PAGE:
Figure 2: Procedures of DIC.

As shown in Figure 2(b), the stress on the material will cause rigid body displacement, scale distortion, and rotation deformation. So, the intensity of an arbitrary point in the undeformed subset region and the corresponding point in the deformation subset region is related as follows:

For the shape function , the most widely used function is first-order shape function [5]:

The corresponding matrix form iswhere , , , and are the displacement gradients of the subset. and are the distances between point and point , respectively.

Images are obtained in discrete form and intensity values are recorded as “pixels.” But the integer pixel locations do not satisfy the accuracy of extensometer. In order to improve the precision of video extensometer, we use subpixel displacement measurement algorithm to get the subpixel displacement. The correlation coefficient curve fitting method, iterative algorithm, and gradient-based algorithm are the three most common methods [6, 7]. In this paper, we used the N-R iteration algorithm [8] as the subpixel displacement measurement algorithm.

The displacement refined by optimizing correlation using N-R iteration algorithm needs to calculate the correlation coefficient which describes the similarity between the reference subset and the target subset. In the actual situation, the spackle pattern will be affected by the lighting condition and the deformation. Tong [9] used different correlation coefficient to analyze the result of DIC and point out the ZNSSD and ZNCC have better robustness and reliability. The relationship between two related functions is as follows:and it is easier to optimize ZNSSD which is expressed as the sum of squares of nonlinear functions:where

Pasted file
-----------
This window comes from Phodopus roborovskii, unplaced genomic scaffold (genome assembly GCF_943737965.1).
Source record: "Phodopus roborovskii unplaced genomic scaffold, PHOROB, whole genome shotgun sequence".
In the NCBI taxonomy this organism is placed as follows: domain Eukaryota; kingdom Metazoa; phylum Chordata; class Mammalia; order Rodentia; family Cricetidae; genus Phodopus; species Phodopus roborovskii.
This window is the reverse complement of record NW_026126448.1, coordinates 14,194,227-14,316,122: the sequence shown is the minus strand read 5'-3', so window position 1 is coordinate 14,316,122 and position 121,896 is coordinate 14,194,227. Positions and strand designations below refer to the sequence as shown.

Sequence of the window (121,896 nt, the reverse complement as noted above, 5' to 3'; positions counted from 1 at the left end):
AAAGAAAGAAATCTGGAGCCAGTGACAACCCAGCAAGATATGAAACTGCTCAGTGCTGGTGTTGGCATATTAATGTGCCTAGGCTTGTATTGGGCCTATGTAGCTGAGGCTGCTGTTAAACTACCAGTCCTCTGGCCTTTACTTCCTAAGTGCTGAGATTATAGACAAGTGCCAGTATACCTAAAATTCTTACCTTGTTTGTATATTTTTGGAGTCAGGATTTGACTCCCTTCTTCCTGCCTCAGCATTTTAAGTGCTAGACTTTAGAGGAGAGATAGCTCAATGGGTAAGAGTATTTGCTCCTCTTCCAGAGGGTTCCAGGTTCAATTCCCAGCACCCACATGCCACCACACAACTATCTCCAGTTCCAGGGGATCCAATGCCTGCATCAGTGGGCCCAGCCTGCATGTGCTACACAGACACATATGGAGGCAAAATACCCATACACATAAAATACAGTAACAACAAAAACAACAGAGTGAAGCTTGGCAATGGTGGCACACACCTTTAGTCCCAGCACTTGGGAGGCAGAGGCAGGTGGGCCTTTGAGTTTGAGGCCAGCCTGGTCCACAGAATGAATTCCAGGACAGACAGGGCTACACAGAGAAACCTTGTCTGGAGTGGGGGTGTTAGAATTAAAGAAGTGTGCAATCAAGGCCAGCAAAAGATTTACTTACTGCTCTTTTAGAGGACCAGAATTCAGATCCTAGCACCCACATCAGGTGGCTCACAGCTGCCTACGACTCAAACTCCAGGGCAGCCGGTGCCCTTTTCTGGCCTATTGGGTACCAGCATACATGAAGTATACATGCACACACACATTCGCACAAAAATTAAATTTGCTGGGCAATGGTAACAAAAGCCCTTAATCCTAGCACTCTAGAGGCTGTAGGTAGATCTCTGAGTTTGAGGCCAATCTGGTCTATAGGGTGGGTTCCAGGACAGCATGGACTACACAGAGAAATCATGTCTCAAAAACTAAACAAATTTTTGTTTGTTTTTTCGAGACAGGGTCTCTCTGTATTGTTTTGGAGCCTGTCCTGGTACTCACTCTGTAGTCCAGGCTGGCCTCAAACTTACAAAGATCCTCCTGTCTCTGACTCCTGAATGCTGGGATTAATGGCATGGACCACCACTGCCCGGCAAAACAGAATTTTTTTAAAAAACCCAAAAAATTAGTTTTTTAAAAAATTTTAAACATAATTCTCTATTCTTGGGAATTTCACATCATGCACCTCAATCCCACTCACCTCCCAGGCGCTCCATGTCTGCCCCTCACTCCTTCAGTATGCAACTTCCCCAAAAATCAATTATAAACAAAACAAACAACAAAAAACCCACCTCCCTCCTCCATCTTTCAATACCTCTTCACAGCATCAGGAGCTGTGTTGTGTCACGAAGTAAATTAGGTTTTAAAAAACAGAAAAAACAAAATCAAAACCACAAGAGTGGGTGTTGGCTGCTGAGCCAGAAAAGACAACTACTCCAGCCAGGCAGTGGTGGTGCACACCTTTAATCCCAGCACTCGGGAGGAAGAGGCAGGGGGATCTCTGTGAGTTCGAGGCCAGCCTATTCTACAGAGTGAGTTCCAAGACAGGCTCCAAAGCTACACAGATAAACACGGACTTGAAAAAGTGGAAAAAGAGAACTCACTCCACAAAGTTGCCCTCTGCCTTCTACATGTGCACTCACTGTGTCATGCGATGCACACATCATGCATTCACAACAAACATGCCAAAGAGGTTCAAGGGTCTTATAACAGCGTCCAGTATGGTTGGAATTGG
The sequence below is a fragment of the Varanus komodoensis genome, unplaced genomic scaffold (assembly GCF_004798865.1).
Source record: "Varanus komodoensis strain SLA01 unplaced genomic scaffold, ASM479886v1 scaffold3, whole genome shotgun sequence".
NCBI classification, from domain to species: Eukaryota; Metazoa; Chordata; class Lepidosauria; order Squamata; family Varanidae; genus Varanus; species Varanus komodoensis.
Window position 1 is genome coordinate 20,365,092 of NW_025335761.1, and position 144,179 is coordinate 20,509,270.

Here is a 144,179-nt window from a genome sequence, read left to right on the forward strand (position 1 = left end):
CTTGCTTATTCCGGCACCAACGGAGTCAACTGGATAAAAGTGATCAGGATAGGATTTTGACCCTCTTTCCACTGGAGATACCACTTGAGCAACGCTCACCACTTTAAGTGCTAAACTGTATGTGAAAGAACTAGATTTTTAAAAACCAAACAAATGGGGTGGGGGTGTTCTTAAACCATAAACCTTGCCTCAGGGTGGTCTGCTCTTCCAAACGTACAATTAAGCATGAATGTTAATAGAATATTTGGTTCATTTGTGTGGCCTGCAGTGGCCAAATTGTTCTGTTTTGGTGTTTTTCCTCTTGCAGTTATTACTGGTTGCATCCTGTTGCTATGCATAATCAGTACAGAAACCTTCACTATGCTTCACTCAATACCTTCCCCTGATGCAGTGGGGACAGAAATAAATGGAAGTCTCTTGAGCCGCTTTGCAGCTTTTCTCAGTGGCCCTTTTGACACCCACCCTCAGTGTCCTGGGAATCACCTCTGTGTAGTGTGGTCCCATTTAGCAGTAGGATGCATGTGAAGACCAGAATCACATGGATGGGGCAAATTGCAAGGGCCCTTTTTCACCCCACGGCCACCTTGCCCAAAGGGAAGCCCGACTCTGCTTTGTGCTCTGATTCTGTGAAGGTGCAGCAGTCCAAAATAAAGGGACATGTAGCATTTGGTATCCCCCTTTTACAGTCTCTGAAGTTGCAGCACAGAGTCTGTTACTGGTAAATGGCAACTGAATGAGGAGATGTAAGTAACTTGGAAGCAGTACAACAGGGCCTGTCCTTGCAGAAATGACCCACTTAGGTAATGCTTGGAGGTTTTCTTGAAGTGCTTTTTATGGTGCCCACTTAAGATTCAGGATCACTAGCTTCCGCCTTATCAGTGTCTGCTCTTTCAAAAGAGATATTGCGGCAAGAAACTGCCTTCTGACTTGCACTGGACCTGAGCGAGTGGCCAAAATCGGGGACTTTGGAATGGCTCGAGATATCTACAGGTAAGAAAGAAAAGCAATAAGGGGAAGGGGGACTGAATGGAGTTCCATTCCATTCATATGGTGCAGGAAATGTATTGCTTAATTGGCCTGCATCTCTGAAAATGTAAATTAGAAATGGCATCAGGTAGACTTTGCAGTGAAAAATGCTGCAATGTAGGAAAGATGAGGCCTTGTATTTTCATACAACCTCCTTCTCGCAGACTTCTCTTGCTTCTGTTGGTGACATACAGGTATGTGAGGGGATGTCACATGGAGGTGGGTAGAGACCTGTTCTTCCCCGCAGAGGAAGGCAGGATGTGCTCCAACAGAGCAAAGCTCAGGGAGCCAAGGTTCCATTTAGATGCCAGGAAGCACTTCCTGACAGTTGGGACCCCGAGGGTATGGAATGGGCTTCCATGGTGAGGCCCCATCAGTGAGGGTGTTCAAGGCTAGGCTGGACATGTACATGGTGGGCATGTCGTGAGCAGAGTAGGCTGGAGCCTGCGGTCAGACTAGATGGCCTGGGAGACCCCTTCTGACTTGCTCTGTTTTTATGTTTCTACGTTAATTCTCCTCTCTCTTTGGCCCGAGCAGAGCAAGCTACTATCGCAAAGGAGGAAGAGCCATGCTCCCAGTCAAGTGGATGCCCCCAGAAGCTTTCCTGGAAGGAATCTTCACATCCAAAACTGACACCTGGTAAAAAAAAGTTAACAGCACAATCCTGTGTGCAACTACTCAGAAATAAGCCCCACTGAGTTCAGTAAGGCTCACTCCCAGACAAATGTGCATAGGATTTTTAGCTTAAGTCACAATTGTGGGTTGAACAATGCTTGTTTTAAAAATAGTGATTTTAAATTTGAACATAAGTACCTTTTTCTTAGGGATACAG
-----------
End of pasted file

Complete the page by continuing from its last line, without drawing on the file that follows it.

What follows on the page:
Finally, use the optimal parameter which minimizes ZNSSD to calculate the data point displacement and get the materials tensile properties.

3. Motion Blur

When the CCD camera collects an image, the image may represent the scene over a period of time, known as the exposure time. But the relative motion between the camera and material during exposure time may result in a blurring image which is motion blur.

The ideal lens imaging model is shown in Figure 3, according to Gaussian lens law:where is the object distance, is image distance, and is the focal length. Using (7), we can calculate image distance as follows:

Figure 3: Ideal lens imaging model.

Based on the tension speed , we can get the movement distance of material during exposure time and calculate the blur distance using the following formula:

Using (9), we calculated the blur distance for different focal lengths and tensile rate list in Table 1.

Table 1: The blur distance for various types of lenses and tensile rate.

As we can see from Table 1, the blur distance can reach 30 μm and cause 5-pixel blur motions on images. Figure 4 shows the three images under different stretching conditions, the collected image will blur as the material is stretched, image details are lost, and edges become blurred. The blurred image significantly influences the accuracy of the video extensometer.

Figure 4: Rubber tensile images.

4. Integer Pixel Displacement Search Based on Local Phase Quantization Features

In order to get more accurately measured result, we use N-R iteration algorithm, but the convergent range of N-R iteration algorithm is only a few pixels [10]; in order to make the algorithm converge rapidly and accurately, an accurate initial estimate of the deformation parameter must be provided.